Effective eLearning evaluation is one of the most critical aspects of making sure your learning and training programs do what you need them to do: Improve the skills and knowledge of employees in a way that has a positive impact on the company’s bottom line. I spent a good deal of time investigating the Kirkpatrick Model for learning evaluation, which was around long before eLearning appeared. It applies well to any kind of learning, and is still recognized by many as the gold standard for evaluation. But there are other eLearning evaluation alternatives available for those who want to try something different.

eLearning Evaluation Alternatives: Beyond Kirkpatrick

If, however, you want to learn more about the Kirkpatrick Model and how to use it, take a look at my following series of articles:

eLearning Evaluation Alternatives: 4 Approaches

Why would you even entertain anything other than the Kirkpatrick Model if it’s considered the go-to model? I think it’s always better to use something because you’ve taken the time to investigate the alternatives before making a final choice. In the case of the Kirkpatrick Model, it’s more often than not the “default” option because it’s what most instructors and instructional designers learned in school or early in their careers. But the model does have its detractors. If you’d like to read a lively debate about its alleged problems, check out Kirkpatrick Model Good or Bad? The Epic Mega Battle! Other criticisms of the Kirkpatrick Model can be found in the article by Jane Bozarth, Alternatives to Kirkpatrick.

The good news for those interested in exploring eLearning evaluation alternatives is the limited number of models available. There are really only a handful, so taking a closer look at them is not going to suck up too much of your precious time. Below are four models worth considering with links to more information about each one:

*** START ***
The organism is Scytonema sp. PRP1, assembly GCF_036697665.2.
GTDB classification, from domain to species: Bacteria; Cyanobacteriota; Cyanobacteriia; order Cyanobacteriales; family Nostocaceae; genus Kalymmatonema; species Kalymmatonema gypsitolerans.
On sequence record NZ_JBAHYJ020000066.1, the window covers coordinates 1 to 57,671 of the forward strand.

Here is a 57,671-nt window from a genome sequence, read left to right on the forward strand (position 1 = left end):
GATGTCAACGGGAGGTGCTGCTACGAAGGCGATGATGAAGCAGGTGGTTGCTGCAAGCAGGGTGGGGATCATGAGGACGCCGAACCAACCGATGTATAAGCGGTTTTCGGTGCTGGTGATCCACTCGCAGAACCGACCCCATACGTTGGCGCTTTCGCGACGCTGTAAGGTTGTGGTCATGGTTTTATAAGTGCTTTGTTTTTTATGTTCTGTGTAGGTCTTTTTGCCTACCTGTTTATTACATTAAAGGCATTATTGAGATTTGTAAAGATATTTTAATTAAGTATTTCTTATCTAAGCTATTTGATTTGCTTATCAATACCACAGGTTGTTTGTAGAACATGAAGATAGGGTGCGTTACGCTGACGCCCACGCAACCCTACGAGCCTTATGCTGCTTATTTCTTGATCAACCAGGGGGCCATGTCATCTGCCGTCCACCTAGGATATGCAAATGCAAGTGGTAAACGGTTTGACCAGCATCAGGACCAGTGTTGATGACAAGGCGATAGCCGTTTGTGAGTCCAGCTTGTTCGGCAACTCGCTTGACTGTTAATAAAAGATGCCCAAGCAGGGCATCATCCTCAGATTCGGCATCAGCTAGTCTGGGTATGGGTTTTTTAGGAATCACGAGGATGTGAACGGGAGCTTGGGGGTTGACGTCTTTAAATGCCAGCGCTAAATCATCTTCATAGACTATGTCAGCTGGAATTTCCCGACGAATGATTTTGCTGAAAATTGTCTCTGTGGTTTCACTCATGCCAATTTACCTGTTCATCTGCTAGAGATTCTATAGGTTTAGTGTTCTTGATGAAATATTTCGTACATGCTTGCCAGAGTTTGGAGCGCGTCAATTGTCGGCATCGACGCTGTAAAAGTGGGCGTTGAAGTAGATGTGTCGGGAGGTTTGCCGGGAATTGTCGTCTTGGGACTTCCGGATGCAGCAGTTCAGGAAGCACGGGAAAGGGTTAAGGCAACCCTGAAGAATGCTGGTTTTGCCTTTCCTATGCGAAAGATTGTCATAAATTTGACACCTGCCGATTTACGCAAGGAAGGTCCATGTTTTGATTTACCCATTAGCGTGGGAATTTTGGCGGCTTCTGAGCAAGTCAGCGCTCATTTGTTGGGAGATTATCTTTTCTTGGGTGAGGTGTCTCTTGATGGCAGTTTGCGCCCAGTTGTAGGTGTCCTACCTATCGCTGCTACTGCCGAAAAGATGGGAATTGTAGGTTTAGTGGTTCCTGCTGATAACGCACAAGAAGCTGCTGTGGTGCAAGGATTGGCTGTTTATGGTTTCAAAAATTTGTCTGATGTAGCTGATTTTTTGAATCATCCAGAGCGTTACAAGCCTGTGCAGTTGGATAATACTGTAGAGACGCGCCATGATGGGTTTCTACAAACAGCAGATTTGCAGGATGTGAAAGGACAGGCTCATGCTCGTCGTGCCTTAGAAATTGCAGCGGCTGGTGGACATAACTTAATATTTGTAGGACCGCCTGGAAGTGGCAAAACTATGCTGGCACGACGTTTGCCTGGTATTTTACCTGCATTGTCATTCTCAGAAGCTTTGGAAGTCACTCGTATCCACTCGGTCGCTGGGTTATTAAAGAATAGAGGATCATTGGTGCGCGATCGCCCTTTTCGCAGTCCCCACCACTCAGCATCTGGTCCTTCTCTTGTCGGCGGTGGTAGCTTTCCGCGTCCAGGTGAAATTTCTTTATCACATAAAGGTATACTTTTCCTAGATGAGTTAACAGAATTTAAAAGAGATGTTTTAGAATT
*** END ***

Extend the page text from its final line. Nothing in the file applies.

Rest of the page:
CIPP: The Context-Inputs-Process-Product Model (Stufflebeam)

Daniel Stufflebeam was a true mover-and-shaker in the field of evaluation and founded the Western Michigan University Evaluation Center (he passed away in 2017). His CIPP Model is a popular choice among eLearning evaluation alternatives because it can be used for all kinds of evaluations, whether it’s a whole curriculum, single course, certification process, a project, an organization and so on. It was originally developed to help the federal government evaluate projects undertaken during the War on Poverty in the 1960s and 1970s. Instead of looking primarily at learning products or results, it approaches evaluation from the perspective of the curriculum development process. The key questions corresponding to each of the four main aspects of the model are as follows:

  • Context: Pre – What needs to be done? Post – Was the program keyed to clear goals based on assessed beneficiary needs?
  • Inputs: Pre – How should it be done? Post – Were the targeted needs addressed by a sound, responsive plan?
  • Process: Pre – Is it being done? Post – Was the program’s plan effectively implemented?
  • Product: Pre – Is it succeeding? Post – Did it succeed?

The “product” element, by the way, has another four sub-aspects that are important, including assessments of impact, effectiveness, sustainability and transportability. For more information on this approach, see CIPP Evaluation Model Checklist: A Tool for Applying the CIPP Model to Assess Projects and Programs. Because it can be used for a variety of evaluation needs, the language isn’t geared specifically to learning, but it’s easy to see how it relates.